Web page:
range => f(self, r, range.Item1, range.Item2));
  return r;

The performance of this technique was generally a bit better than simply using the range partitioner. 


This table contains the results for the different map tests. This is also available as a color coded excel sheet in the zip package. Each value represents the total number of msec spent in each test. Each column represents a different size of the array.

x * 2 
IEnumerable.Select  47.0013177.8057328.9458360.1104354.0814645.1824
SimpleMap           7.581634.740669.759194.440392.0408189.9622
Parallel.For        356.2646250.5682145.9923234.1428103.7589214.9254
ParallelQuery       154.392230.0595288.8722237.1865385.0914131.25
Partitioned ForEach 209.446154.7732107.092944.061925.684352.4506
Expression-tree map 202.83138.481255.605929.655670.317747.7849
x % 3 
IEnumerable.Select  50.9754187.2522326.9465351.2355404.2332546.7806
SimpleMap           11.095653.086696.3511120.8589136.8649205.0038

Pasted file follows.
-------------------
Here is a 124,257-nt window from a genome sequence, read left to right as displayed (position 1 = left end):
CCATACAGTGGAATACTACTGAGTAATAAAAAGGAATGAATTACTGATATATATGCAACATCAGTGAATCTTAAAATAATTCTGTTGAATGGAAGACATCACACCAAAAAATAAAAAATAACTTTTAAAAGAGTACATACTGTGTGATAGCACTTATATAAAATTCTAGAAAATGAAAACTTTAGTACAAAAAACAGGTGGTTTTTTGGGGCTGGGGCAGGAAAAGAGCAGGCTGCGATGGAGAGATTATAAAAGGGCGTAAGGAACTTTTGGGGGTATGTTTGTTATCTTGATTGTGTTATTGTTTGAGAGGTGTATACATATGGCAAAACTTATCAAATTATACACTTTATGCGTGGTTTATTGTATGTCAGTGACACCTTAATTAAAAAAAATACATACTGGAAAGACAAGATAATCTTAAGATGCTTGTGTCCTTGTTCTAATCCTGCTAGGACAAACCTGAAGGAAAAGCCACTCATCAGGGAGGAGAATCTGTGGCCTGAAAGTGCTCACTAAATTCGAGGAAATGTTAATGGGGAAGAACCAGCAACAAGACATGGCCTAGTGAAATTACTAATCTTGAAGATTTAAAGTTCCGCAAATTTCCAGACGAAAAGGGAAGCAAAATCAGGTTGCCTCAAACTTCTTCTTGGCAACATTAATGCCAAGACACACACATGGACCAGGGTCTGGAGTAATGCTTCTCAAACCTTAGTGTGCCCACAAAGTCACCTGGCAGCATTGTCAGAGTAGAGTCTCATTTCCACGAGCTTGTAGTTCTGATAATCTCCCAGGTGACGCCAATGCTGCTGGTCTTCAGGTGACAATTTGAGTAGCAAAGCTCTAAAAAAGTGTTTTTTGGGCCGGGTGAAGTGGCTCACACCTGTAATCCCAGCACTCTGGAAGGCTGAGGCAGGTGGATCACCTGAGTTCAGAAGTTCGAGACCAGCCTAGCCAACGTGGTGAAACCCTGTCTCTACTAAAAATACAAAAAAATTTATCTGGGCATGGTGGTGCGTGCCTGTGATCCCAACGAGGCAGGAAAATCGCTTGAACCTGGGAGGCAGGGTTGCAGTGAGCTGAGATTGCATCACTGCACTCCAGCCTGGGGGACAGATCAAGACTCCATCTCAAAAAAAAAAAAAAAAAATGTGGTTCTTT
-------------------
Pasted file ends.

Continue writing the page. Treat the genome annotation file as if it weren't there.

Parallel.For        335.2865221.5865138.5964213.4733121.2471159.3329
ParallelQuery       158.7274228.8488277.0174219.9876260.9124125.8866
Partitioned ForEach 217.3006152.456589.599256.383441.311257.5527
Expression-tree map 203.2819144.285968.205140.792297.922556.9034
x % 10 == 0 
IEnumerable.Select  44.749154.2371269.2269299.4427375.8133486.5356
SimpleMap           11.069854.288797.424135.1354181.7922213.2659
Parallel.For        327.3782233.9054144.3949134.1175147.8055192.6815
ParallelQuery       159.6129233.3072275.8584331.0025185.0597143.3002
Partitioned ForEach 227.4341157.5438128.437955.618153.595359.0363
Expression-tree map 207.7087153.754181.590547.057462.808761.7823
x * y 
IEnumerable.Select  47.5342176.2845330.5266417.78389.5859641.2155
SimpleMap           6.661629.93360.01282.190486.6731164.2725